Skywatchers are in for a spooky treat thanks to the full moon known as the Harvest Moon, which coincides with Friday the 13th for the first time in almost 20 years.
According to The Old Farmer’s Almanac, the Harvest Moon is the full moon closest to the beginning of fall or the autumnal Equinox.
The Harvest Moon will reach its peak on Sept. 14 at 12.33 a.m. EDT, says the Old Farmer’s Almanac. “For the best view, look skyward on the night of the 13th – Friday the 13th, no less!” it says.
The last time a full moon occurred on Friday the 13th was on Oct. 13, 2000, according to Farmer's Almanac. The annual periodical notes that the rare event will not occur again until Aug. 13, 2049.
The rare event sparked plenty of 'spooky' chatter on social media.
The Harvest Moon is named after the harvest season with which it coincides.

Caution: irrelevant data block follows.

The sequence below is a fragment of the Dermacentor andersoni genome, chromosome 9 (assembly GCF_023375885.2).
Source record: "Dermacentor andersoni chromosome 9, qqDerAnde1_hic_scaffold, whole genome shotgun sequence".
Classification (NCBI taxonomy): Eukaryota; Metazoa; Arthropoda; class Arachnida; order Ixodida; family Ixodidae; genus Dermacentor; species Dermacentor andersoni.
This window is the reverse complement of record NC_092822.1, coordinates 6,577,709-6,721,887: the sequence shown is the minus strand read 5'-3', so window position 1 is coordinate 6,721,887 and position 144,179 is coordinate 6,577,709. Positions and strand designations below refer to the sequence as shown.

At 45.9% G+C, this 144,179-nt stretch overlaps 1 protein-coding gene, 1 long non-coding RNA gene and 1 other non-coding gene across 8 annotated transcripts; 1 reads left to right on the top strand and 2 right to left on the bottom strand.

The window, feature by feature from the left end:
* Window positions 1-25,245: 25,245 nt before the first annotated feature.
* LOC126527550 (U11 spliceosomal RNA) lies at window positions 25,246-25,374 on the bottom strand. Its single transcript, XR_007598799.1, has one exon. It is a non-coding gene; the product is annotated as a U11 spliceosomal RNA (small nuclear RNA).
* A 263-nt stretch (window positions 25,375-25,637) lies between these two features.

“Farmers can work late into the night by the light of this Moon,” explained NASA, in a blog post. “The Harvest Moon is an old European name for this full Moon; the Oxford English Dictionary cites the year 1706 for the first published use of the name ‘Harvest Moon’."
NASA also noted that the Harvest Moon is important to many cultures. "Many cultures have holidays connected to this Moon, including the mid-Autumn festival in some East Asian countries and Chuseok in Korea!," it tweeted Friday.
“These next several nights – September 12, 13 and 14, 2019 – look for a full-looking moon to light up the nighttime sky from dusk till dawn,” explains EarthSky. “Depending on where you live worldwide, this upcoming full moon will fall on Friday, September 13, or Saturday, September 14.”
EarthSky notes that this Harvest Moon is also known as a micro moon, or mini-moon, given that it is the farthest and smallest full moon of the year.
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